Small House of Everything

Small House of Everything

Friday, November 30, 2018


Abu and the 7 Marvels by Richard Matheson (2001)

Richard Matheson's first (and, I believe, only) children's book is a charming oriental fantasy that begins in a certain long-ago city in Northern Persia where the beautiful Princess Alicia is rejecting every suitor who comes calling.  This frustrates he father, the Sultan, because each offer comes with munificent offers of payment for her hand but he had promised Alicia she would have the final say in whom she would marry -- so what can a doting father do when his hands are tied?  One person who is not frustrated is the scheming Grand Vizier Zardak, who wants Alicia for himself.

Zardak's plan is to rescue Alicia from a "lion attack" while she is out for her morning ride, making the lovely princess beholding to him.  The lion would be his two bumbling toadies dressed in a lion costume.  Since Murphy's Law is at work in ancient Persia as it is everywhere else, a real lion shows up and Zardak skedaddles, leaving the princess to her fanged fate.  Luckily, Abu, a poor wood cutter, shows up in time to rescue Alicia.  They instantly fall in love as only characters in fairy tales do.

The Sultan is forced to accept his daughter's wishes...but he adds a caveat (suggested by Zardak, of course) -- to prove his worthiness, Abu must seek out the 7 Marvels of the world and bring back a token of each.  The 7 Marvels are:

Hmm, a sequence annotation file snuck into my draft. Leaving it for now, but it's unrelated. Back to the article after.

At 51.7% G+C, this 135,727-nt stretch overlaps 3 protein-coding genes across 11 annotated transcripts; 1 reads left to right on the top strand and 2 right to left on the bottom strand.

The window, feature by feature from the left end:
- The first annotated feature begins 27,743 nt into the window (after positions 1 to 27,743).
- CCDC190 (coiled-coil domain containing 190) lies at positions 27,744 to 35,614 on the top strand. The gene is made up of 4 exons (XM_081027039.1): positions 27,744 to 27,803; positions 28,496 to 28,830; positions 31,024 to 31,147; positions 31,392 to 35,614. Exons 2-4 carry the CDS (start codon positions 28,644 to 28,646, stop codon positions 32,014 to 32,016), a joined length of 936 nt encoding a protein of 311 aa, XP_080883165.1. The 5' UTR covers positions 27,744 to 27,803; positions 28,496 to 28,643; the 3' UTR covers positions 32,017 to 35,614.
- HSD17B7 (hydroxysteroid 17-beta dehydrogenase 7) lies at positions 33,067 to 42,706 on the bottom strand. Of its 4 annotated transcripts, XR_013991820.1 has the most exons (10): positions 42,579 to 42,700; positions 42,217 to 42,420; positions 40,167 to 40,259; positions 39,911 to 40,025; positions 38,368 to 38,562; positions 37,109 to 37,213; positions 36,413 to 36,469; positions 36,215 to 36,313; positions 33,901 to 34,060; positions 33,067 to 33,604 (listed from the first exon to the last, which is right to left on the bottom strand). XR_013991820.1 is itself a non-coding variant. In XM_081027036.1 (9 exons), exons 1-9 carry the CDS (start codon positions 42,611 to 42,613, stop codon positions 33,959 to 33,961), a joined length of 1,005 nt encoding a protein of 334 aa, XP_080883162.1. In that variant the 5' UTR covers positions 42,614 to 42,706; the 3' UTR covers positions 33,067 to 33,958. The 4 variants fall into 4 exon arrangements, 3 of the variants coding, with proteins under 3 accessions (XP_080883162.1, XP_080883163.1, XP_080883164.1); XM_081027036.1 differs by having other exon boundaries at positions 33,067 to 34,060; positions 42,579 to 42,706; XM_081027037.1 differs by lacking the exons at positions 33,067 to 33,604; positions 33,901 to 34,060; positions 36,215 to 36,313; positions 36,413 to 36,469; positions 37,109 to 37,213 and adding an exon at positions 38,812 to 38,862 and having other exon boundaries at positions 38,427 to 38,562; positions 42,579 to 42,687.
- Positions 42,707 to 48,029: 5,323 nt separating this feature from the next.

• The Enchanted Castle
  • The Flame Bird
  • The Frost Dragon
  • The Crown of Neptune
  • The Witch of Candy Kingdom
  • The Giant of Zubu Mountain
Wait.  That's six.  It seems that no one knows what the 7th Marvel is.

Determined as only a poor woodcutter could be, Abu sets out on his quest, aided by a very old and very tired genie whose magic has seen better days.

Although geared for kids, Abu and the 7 Marvels is an enjoyable romp for readers of any age.  Published by Gauntlet Press, the book features a plethora of great artwork by William Stout -- both full color art and black and white line drawings.  As with everything I have seen from Gauntlet, this volume is a magnificent piece of work.  And Matheson (as many of you know) is a magnificent writer.

One thing that stands out is the Matheson deliberately (and against standard writing advice) substitutes many words for "said."  A conversation on the second page of the book has the characters crying, appealing, shouting, answering, entreating, murmuring, raging, advising, crying (again), shouting (again), muttering, and roaring through each bit of conversation, adding weight to the fact that this is, in essence, a children's book.

And there are anachronisms, and slapstick, and perils aplenty.

Matheson remembered what is was like to be entertained as a child, and older readers will gleefully remember also.



  1. Sounds intriguing. Wait...what was number 7?

    1. Number 7 is pretty obvious as you read the book, but I'm not going to tell!

  2. Had not known of this, and I am a great admirer of Matheson's work. Thanks for this!